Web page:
The following article is the third in a series discussing racial issues in the PCA, each one written by an African-American with pastoral experience in the denomination. The authors seek to provide a voice of experience along with wisdom and insight from a biblical perspective.
I have the joy of serving at Faith Christian Fellowship (FCF), a PCA congregation in urban Baltimore, Md., that seeks to reflect the heavenly vision recorded in Revelation 7:9–10:
After this I looked and there before me was a great multitude that no one could count, from every nation, tribe, people and language, standing before the throne and in front of the Lamb. They were wearing white robes and were holding palm branches in their hands. And they cried out in a loud voice: “Salvation belongs to our God, who sits on the throne, and to the Lamb.”
Because I am African-American and a pastor at FCF, I am occasionally asked, “What does FCF do for Black History Month? Is it celebrated, or is it ignored?” Our church exists to develop grace-filled followers of Jesus among the diverse people of Baltimore so that both the vertical and horizontal implications of the cross are clearly understood. God has reconciled believers to himself (vertical) through Christ and reconciled believers to one another (horizontal). The unity that we share at the foot of the cross is more important than our racial, cultural, gender, or socioeconomic diversity.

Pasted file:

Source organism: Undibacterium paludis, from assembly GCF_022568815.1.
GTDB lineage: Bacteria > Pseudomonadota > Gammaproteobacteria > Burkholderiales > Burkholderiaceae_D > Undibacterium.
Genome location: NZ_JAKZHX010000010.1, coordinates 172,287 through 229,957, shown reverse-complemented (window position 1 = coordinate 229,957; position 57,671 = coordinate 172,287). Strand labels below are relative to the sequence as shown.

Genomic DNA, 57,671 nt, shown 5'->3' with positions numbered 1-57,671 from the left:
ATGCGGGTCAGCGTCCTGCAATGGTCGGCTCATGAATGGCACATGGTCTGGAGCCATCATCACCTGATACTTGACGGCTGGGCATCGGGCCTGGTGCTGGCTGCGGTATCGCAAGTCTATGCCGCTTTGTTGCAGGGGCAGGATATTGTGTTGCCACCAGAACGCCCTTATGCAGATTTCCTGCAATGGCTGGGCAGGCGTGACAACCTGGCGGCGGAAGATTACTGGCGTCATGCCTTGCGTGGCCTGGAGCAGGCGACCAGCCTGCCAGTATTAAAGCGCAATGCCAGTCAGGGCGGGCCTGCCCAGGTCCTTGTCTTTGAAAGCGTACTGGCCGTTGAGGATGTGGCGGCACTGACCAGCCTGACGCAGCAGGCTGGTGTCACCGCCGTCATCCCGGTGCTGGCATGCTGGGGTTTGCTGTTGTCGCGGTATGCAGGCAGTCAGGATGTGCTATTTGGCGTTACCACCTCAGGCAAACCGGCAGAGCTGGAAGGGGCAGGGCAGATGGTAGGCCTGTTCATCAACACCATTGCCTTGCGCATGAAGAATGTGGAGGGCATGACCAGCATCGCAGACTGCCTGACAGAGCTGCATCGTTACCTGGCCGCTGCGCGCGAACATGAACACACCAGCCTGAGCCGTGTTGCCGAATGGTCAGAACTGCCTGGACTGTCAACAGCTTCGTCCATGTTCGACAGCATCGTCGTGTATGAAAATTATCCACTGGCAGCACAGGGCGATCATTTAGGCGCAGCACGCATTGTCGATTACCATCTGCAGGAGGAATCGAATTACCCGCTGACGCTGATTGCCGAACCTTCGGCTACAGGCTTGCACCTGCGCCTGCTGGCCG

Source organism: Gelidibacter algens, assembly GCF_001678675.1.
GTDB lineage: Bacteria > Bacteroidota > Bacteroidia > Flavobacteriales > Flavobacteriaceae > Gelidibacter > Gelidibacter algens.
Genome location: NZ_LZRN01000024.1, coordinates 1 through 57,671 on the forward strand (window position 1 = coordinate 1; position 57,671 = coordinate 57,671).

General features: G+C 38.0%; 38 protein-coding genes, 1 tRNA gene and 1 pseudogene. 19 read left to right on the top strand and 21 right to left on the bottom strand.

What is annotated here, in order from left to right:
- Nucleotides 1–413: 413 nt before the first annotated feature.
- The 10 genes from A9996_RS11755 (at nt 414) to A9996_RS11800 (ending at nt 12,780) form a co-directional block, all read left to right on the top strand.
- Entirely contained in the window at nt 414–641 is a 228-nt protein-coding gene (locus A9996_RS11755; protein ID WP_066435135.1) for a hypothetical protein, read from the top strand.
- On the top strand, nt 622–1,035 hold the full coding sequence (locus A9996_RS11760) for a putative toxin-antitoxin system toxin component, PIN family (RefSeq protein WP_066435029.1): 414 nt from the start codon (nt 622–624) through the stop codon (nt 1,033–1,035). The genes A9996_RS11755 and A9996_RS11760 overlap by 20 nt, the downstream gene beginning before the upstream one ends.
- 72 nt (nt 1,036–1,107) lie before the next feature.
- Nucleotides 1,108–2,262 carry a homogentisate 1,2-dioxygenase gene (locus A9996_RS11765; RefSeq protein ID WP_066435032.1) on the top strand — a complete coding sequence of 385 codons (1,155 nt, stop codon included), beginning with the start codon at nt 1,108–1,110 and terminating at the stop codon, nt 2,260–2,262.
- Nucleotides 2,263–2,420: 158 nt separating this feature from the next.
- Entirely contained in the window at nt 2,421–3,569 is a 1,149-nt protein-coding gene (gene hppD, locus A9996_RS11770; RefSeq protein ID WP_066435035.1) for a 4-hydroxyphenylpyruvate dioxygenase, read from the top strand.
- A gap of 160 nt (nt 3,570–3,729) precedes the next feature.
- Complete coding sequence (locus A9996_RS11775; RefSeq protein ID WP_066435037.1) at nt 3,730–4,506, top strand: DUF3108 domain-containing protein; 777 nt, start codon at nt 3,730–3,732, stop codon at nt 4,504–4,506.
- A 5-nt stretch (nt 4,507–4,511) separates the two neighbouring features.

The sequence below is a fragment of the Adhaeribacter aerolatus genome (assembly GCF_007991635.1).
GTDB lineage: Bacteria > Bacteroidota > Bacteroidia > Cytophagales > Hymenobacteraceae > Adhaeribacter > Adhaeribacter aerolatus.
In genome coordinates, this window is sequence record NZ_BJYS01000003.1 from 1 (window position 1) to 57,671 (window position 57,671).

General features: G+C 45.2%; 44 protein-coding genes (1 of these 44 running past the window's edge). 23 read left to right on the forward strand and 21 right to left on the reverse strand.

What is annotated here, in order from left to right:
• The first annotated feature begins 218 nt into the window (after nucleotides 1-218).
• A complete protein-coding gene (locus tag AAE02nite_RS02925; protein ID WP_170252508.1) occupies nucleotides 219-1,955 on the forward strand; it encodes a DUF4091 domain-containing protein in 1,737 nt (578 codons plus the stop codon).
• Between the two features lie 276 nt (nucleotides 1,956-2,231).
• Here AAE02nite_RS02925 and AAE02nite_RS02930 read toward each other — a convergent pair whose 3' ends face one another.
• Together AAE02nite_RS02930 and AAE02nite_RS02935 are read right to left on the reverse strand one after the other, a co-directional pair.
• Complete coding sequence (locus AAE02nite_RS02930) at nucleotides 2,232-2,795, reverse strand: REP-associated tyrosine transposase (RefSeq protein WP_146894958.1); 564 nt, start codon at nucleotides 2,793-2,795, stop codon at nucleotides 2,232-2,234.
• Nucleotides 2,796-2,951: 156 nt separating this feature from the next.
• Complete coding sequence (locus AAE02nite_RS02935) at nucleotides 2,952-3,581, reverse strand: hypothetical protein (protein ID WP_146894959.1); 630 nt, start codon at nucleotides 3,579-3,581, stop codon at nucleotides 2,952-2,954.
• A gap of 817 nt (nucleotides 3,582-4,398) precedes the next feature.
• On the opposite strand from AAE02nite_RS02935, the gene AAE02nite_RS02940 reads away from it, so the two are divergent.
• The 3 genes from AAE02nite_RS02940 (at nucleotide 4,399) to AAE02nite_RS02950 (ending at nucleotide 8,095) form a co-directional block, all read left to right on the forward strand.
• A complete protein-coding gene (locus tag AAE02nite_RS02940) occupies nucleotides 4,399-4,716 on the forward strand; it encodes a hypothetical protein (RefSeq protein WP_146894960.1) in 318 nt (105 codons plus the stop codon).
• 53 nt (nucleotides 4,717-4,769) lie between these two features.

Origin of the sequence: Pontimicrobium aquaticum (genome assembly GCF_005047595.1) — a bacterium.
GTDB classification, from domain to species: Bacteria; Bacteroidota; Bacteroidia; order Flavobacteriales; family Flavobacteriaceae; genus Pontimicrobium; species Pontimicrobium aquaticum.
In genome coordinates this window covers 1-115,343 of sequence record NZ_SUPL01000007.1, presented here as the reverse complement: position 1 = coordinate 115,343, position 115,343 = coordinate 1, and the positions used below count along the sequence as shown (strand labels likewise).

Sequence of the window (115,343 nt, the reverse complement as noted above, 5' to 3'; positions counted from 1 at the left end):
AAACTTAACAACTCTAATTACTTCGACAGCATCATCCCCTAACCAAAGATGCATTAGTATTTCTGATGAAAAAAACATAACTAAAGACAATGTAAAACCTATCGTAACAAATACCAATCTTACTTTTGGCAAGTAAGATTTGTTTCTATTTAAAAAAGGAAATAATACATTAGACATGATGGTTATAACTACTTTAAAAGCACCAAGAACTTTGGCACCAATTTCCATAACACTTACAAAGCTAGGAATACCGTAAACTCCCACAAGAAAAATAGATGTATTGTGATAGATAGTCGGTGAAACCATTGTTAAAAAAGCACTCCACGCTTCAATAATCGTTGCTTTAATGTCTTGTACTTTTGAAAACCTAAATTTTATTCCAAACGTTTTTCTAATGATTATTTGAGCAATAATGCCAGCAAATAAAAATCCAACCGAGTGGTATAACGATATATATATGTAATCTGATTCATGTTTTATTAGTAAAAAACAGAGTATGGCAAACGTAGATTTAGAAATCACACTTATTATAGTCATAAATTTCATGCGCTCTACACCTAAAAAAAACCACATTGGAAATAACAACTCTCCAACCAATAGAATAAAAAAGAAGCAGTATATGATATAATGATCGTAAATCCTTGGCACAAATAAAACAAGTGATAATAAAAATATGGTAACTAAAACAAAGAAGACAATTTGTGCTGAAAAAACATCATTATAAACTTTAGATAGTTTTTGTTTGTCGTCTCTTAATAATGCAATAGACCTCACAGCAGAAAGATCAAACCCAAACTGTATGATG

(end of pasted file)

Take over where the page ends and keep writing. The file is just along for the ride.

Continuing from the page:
Therefore every February is “Unity Month” at FCF. During this time our congregation reflects on the horizontal nature of reconciliation. Rather than focusing solely on the powerful story of black history in America, we choose to focus on the powerful, unifying cross of Christ (Ephesians 2:11–18). It is my duty and privilege to create the annual Unity Month agenda. Because I have witnessed incredible shifts during the past 50 years, I want the month’s activities to remind us of several things.
Remember and Celebrate
First, I want us to remember that racial tensions have been a sad reality of American society and church life. Unity Month at FCF is a time to remember and celebrate where we have come from. We cannot disconnect from our heritage. I recall one particular Sunday morning during my childhood when we were driving to the black Baptist church in northwest Washington, D.C. As dad, mom, my three sisters, and I traversed the streets of DC past the Capitol building, we heard tragic news on the radio: Four young girls had just been killed in a church bombing in Birmingham, Ala. As a 9-year-old hearing this, it seemed like just another crazy event in a weird world. I remember thinking about words I had heard from Dr. Martin Luther King, Jr. during our visit to a local elementary school where he was speaking. I had the privilege of shaking his hand there. I recalled the message of non-violence that he proclaimed in that speech, just as in all of his speeches.
As we entered church the Sunday of the bombing, I asked my mom, “Why did this happen? Are there any white people who are truly Christians?” Her wise answer—as usual—took me back to the Christ of Scripture who gives the command: “Love one another, love your neighbor, love your enemies” (Matthew 5:44). Sadly, I have come to realize that those who did this shared a common perspective and common theology of race with some who were once a part of our denomination. For many of us, those images and realities are not ancient history but sad memories which we have had to process before coming to this denomination and committing ourselves to this communion.